In 1971 Ball was transferred to Nashville, where he continued to produce and do session work for Capitol Records. He produced Freddie Hart's album “My Hang-Up Is You”, which included two #1 singles on the Country Music Chart. Ball also performed in the Nashville club scene and in studio sessions for Atlantic records. His friend Harlan Howard introduced him to Johnny Cash. He recorded with Cash in 1973 on a record that Don Davis was producing, and again in 1977, at which time he was hired to tour with Cash. He produced Cash's 1980 album “Rockabilly Blues”. Ball stayed with the band for 20 years, touring and performing on Cash's TV specials until Cash's retirement in 1997.[1][4]

Film career[edit]

Director Peter Bogdanovich included the song I Don't Think I Could Take You Back Again, which was written by Earl Poole Ball and Jo-El Sonnier, in his 1981 film They All Laughed. Ball was hired to play piano in the film, and began to take acting lessons. He also appeared in a 1981 TV movie with Cash and Brenda Vaccaro called The Pride of Jesse Hallam. In 1983, he and Cash worked together on another made-for-TV film Murder in Coweta County with actor Andy Griffith.

In 1986 Earl moved back to California and found more work in character roles on movies such as Texasville (1990) and The Thing Called Love (1993).

Austin, Texas[edit]

In 1999 Ball moved to Austin, Texas. He continues to write songs, perform and do session work. He performs live with several bands including Heybale!, Earl Poole Ball's Rockabilly Blues Band and Earl Poole Ball and The Cosmic Americans.[8]


As performer[edit]

As writer/arranger[edit]

As producer[edit]

  • Wynn Stewart – It's a Beautiful Day – Capitol, 1970
  • Bobby Austin – When Your Sweet Love Carried On – Capitol, 1970
  • Wynn Stewart – Heavenly/ You're No Secret of Mine – Capitol, 1970
  • Beth Moore – Put Your Hand in The Hand – Capitol, 1971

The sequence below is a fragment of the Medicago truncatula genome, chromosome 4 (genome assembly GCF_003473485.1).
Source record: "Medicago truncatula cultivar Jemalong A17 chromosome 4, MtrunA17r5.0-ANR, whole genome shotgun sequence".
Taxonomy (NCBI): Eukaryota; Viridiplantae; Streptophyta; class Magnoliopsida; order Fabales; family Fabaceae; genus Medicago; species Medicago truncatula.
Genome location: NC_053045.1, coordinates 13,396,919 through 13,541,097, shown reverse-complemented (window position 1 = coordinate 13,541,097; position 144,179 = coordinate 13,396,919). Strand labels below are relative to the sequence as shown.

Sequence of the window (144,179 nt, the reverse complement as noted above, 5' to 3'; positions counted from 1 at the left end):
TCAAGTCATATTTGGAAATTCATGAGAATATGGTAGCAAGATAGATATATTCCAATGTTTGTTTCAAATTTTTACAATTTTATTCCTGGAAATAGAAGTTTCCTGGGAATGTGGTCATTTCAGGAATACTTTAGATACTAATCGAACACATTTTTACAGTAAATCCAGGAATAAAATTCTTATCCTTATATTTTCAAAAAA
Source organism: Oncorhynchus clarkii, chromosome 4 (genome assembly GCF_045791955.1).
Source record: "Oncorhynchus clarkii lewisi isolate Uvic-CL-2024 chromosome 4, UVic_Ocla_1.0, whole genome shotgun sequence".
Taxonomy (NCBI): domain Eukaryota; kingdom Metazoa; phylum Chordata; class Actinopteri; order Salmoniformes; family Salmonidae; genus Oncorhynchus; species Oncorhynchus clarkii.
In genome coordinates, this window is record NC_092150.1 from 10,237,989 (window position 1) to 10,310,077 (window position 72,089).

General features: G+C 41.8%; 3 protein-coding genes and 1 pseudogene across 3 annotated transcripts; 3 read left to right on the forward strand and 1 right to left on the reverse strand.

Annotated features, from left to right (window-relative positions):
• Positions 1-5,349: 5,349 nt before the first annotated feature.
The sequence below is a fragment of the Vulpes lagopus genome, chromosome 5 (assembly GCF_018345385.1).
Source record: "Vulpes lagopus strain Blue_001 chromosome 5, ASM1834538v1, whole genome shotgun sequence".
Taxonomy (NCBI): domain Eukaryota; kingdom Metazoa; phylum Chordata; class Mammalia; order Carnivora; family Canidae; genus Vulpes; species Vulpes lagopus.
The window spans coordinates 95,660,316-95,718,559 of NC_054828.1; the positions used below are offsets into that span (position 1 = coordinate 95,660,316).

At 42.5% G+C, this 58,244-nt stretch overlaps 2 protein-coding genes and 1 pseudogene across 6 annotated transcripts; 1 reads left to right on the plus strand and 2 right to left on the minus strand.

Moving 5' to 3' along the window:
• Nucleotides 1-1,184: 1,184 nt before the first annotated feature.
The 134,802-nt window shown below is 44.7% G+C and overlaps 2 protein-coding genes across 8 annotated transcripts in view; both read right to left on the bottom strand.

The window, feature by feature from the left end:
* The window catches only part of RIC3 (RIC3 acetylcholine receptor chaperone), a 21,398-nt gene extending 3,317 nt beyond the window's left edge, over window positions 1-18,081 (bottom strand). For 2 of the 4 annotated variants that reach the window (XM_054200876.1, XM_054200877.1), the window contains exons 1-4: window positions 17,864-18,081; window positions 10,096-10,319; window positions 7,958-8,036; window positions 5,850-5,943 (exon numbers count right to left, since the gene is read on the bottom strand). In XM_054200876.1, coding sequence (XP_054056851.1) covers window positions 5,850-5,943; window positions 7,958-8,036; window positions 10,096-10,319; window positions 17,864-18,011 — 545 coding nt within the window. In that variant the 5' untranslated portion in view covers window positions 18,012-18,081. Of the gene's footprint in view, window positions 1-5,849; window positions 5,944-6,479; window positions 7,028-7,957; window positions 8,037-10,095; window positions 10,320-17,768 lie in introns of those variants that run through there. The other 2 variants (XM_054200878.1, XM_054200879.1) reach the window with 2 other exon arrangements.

• Wynn Stewart – Baby, It's Yours/ I Was the First One to Know – Capitol, 1971
  • Stoney Edwards – Mama's Love/ Poor Folks Stick Together – Capitol, 1971
  • Wynn Stewart – Baby, It's Yours – Capitol, 1971
  • Freddie Hart – My Hang-Up is You/ Big Bad Wolf – Capitol, 1972
  • Marty Mitchell - Midnight Man - Atlantic, 1974
  • Terry Stafford - Stop If You Love Me – Atlantic, 1974
  • Terry Stafford – Say, Has Anybody Seen My Sweet Gypsy Rose – Atlantic, 1974
  • Terry Stafford – Captured – Atlantic, 1974
  • Johnny Cash – Rockabilly Blues – Columbia, 1980
  • Johhny Cash – Song of the Patriot – Columbia, 1980
  • Johnny Cash – The Essential Johnny Cash 1955-1983 (producer of 2 cuts) – Columbia, Legacy, 1992
  • Merle Haggard – The Studio Recordings, 1969-1976 - Bear Family (Germany), 2007



  • Jimmy Swan Television Show (1956 - 1957)
  • Country A Go-Go (1964)[3]
  • Cal's Corral (1964-1965)
  • The Naked City: A Killer Christmas (1998)
  • Baron and the Kid (1985)
  • Murder in Coweta County (1983)
  • Pride of Jesse Hallam (1981)

External links[edit]


  1. ^ a b "Fame review: Pianography (and Then Some)". Acoustic Music
  2. ^ "Then and Now, Now and Then". Deep Roots Magazineby David McGee
  3. ^ a b c d e f g h i j "“A Honky-Tonk Song”, article by Jerry Renshaw, Dec 24, 1999 Austin Chronicle.
  4. ^ a b c "Earl Poole Ball Pianography/Tin Tube Tunes ". Post and Courier
  5. ^ a b c "Earl Poole Ball-Pianography | Album Review". Blues Blast Magazine.
  6. ^ C. Eric Banister (1 August 2014). Johnny Cash FAQ: All That's Left to Know About the Man in Black. Backbeat Books. pp. 218–. ISBN 978-1-61713-608-5.
  7. ^ “Earl Poole Ball”, article by Steve Uhler, Texas Music Monthly, October 2012.
  8. ^ "Earl Poole Ball Pianography". Austin Chronicle. Reviewed by Jim Caligiuri, July 19, 2013
  • "Earl Poole Ball", radio interview at KUT, Austin Texas, 3/1/12.